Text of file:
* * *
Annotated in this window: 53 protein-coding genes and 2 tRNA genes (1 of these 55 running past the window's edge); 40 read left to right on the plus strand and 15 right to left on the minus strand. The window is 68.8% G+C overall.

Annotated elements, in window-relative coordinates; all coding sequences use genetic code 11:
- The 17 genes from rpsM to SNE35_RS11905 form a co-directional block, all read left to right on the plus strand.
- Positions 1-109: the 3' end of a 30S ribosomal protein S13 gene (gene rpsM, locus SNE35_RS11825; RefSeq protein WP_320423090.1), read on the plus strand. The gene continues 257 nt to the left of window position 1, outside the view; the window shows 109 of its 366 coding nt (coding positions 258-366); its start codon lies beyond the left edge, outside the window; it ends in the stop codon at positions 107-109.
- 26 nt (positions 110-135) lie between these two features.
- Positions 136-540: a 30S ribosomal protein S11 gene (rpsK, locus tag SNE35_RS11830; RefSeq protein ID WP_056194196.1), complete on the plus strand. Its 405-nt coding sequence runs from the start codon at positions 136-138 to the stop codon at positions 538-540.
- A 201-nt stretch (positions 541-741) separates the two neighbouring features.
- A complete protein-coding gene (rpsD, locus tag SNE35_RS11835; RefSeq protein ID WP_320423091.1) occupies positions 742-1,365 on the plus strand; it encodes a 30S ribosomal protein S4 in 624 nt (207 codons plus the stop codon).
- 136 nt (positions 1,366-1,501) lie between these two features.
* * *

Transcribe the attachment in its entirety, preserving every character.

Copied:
Annotated in this window: 53 protein-coding genes and 2 tRNA genes (1 of these 55 running past the window's edge); 40 read left to right on the plus strand and 15 right to left on the minus strand. The window is 68.8% G+C overall.

Annotated elements, in window-relative coordinates; all coding sequences use genetic code 11:
- The 17 genes from rpsM to SNE35_RS11905 form a co-directional block, all read left to right on the plus strand.
- Positions 1-109: the 3' end of a 30S ribosomal protein S13 gene (gene rpsM, locus SNE35_RS11825; RefSeq protein WP_320423090.1), read on the plus strand. The gene continues 257 nt to the left of window position 1, outside the view; the window shows 109 of its 366 coding nt (coding positions 258-366); its start codon lies beyond the left edge, outside the window; it ends in the stop codon at positions 107-109.
- 26 nt (positions 110-135) lie between these two features.
- Positions 136-540: a 30S ribosomal protein S11 gene (rpsK, locus tag SNE35_RS11830; RefSeq protein ID WP_056194196.1), complete on the plus strand. Its 405-nt coding sequence runs from the start codon at positions 136-138 to the stop codon at positions 538-540.
- A 201-nt stretch (positions 541-741) separates the two neighbouring features.
- A complete protein-coding gene (rpsD, locus tag SNE35_RS11835; RefSeq protein ID WP_320423091.1) occupies positions 742-1,365 on the plus strand; it encodes a 30S ribosomal protein S4 in 624 nt (207 codons plus the stop codon).
- 136 nt (positions 1,366-1,501) lie between these two features.